We've all heard the old investing adage "buy low, sell high" -- which is sound (if not obvious) advice. But as commonsensical as it seems, trying to follow it can sometimes be downright painful. Some stocks never look "low," after all, and passing them up because their multiples seem rich can take a toll on your portfolio.

For example ...
Consider the cases of Comcast (NASDAQ:CMCSA) and Yahoo!. These growth stock go-getters sport high five-year earnings-growth estimates and have trailing-12-month price-to-earnings (P/E) ratios well above the market average of 18. That's also true of EchoStar (NASDAQ:DISH) and Research In Motion (NASDAQ:RIMM)

That premium valuation, though, comes as no surprise: Over time, each company has delivered the market-beating goods for shareholders.

That said ...
The flip side with highfliers, of course, is that they can sometimes take you for a wild ride on the road to investment riches. All of the above have certainly experienced performance gyrations, which prompts this question: If you're the kind of investor who wants the gain but prefers to keep the potential pain to a minimum -- and aren't we all? -- what's the best way to proceed with apparently pricey growth stocks?

Two words: mutual funds. All the stocks mentioned appear in the lineup of one of our favorite mutual funds, a pick that's risen 57% since it was first recommended to members of the Fool's Champion Funds investing service in 2004 -- easily topping the S&P 500's 37% return. Because those names appear in a well-diversified portfolio that recently included buttoned-down big boys like Microsoft (NASDAQ:MSFT), ConocoPhillips (NYSE:COP), and Chevron (NYSE:CVX), investors here have been treated to a relatively smooth ride, too.

To wit: Despite the fund's focus on growth stocks, it has been only slightly more volatile than the broad-market-tracking SPDRs (SPY) exchange-traded fund (ETF) for the five years that ended with November. Over that same period, moreover, our Champ has struck a slightly milder profile than its typical Morningstar peer -- all while pole-vaulting over 70% of its like-minded competitors.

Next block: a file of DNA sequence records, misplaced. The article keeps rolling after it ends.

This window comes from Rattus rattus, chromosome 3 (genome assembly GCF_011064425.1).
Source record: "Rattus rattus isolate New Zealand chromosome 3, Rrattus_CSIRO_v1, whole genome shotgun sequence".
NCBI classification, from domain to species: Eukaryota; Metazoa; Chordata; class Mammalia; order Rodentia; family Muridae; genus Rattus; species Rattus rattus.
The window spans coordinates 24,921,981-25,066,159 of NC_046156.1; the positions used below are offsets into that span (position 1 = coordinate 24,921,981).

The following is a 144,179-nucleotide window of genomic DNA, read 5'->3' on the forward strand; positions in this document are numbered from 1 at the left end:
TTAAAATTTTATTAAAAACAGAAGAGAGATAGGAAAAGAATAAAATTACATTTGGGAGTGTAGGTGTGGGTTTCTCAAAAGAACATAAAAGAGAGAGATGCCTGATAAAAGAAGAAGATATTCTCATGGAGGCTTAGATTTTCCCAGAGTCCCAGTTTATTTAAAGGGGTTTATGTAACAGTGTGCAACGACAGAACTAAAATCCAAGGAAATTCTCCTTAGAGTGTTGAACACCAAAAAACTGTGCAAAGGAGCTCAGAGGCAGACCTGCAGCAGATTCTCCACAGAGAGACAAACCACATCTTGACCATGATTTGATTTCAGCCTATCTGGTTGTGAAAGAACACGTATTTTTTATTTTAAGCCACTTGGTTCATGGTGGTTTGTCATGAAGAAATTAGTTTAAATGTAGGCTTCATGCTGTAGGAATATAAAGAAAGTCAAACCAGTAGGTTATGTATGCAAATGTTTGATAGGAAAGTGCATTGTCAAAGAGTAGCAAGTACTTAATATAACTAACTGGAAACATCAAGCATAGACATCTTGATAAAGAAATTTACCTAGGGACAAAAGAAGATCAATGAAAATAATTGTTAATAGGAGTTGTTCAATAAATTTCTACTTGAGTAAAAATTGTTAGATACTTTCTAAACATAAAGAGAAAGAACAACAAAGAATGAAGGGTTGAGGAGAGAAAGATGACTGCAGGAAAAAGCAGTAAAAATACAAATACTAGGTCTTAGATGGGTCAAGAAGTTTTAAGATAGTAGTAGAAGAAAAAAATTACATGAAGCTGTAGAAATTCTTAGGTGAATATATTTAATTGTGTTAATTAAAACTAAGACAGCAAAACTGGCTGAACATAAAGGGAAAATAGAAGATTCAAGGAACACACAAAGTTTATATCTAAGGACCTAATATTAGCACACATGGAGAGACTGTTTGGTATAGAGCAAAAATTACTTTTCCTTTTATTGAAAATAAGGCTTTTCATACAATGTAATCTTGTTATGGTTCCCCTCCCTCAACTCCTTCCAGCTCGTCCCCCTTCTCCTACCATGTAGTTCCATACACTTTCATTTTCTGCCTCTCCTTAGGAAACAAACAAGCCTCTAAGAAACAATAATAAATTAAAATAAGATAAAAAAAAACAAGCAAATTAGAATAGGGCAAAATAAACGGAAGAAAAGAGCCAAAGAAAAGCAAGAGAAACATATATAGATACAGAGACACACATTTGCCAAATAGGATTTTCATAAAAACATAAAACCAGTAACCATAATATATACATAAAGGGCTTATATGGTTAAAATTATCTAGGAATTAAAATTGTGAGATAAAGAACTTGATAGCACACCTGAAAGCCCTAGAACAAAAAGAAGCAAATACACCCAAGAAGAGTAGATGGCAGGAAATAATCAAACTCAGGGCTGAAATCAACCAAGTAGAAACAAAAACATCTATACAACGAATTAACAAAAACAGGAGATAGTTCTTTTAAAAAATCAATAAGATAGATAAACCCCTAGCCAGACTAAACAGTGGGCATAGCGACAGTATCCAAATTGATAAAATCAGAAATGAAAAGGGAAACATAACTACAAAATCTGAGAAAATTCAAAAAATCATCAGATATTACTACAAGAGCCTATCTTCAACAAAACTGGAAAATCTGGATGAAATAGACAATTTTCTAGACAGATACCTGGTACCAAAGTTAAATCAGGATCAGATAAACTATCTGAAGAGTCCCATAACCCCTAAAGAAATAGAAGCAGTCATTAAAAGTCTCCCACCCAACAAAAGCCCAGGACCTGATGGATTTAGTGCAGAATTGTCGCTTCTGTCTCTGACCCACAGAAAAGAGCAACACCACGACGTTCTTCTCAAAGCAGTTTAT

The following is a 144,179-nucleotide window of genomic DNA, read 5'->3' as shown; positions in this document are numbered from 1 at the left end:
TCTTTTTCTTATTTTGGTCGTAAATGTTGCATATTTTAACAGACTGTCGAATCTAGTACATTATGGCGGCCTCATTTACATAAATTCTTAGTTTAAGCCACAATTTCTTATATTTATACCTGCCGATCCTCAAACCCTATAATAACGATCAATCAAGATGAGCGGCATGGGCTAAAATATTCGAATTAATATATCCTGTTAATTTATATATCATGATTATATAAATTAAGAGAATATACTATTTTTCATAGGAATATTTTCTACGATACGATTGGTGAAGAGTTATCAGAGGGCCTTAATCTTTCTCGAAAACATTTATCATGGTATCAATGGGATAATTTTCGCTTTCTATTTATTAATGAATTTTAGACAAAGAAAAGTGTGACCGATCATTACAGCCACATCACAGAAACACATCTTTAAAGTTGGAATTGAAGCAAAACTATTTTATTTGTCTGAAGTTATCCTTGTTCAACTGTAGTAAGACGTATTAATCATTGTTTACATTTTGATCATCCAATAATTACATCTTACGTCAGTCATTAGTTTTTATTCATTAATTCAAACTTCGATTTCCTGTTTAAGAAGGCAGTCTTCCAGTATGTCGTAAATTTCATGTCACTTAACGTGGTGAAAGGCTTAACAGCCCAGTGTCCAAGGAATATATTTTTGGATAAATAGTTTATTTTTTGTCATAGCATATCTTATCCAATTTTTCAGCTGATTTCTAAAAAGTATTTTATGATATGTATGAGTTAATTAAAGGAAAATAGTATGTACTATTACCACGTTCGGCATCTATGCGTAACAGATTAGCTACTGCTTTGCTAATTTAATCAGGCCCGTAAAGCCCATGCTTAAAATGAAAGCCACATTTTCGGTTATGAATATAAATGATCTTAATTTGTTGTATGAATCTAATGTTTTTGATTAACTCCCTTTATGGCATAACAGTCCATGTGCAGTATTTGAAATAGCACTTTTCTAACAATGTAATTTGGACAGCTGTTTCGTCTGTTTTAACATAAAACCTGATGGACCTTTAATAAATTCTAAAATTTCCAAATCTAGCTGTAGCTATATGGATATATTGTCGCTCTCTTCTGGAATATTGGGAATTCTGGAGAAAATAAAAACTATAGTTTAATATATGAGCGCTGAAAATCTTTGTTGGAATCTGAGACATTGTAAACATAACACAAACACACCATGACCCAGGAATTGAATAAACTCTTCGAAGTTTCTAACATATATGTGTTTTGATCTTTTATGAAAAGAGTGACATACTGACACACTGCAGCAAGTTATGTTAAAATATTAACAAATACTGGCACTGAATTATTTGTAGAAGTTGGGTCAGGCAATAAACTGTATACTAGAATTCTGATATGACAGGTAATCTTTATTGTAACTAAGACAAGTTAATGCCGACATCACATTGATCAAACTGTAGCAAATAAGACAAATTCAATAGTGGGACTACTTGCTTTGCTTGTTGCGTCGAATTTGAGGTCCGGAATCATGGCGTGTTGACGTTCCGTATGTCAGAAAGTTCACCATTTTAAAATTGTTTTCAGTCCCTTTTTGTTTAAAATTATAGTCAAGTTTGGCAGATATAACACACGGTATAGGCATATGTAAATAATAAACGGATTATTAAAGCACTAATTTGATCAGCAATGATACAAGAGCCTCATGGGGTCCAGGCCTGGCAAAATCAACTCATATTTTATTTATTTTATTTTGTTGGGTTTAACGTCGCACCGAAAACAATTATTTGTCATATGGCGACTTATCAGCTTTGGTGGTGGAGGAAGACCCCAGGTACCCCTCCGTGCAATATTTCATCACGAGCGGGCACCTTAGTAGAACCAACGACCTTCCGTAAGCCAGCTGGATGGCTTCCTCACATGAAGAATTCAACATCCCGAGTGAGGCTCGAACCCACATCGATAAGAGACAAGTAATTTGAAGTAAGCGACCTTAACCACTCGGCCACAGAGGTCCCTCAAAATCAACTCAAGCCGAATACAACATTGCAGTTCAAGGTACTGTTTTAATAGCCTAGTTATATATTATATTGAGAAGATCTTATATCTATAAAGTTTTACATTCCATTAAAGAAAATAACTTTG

The Foolish bottom line
If you're looking to wade into the potentially choppy waters of growth-stock investing, good for you: With greater risk comes the potential for greater reward. That said, I think you'd be Foolishly wise to consider getting the job done with a well-chosen mutual fund, a pick that provides plenty of bang for your growth-investing buck, and the peaceful feeling that comes with owning a stake in a well-diversified portfolio.

If you'd like to sneak a peek at all the funds recommended since Champion Funds first opened for business, just click here and snag a free 30-day guest pass. There's no obligation to stick around if you find it's not your cup of tea, so go ahead and give the service a whirl.

This is adapted from a Shannon Zimmerman article originally published on Oct. 10, 2006. It has been updated.

Rex Moore has gone Wii crazy. At time of publication, he owned shares of Microsoft. Microsoft is an Inside Value recommendation. Yahoo! is a Stock Advisor selection. You can check out the Fool's strict disclosure policy by clicking right here.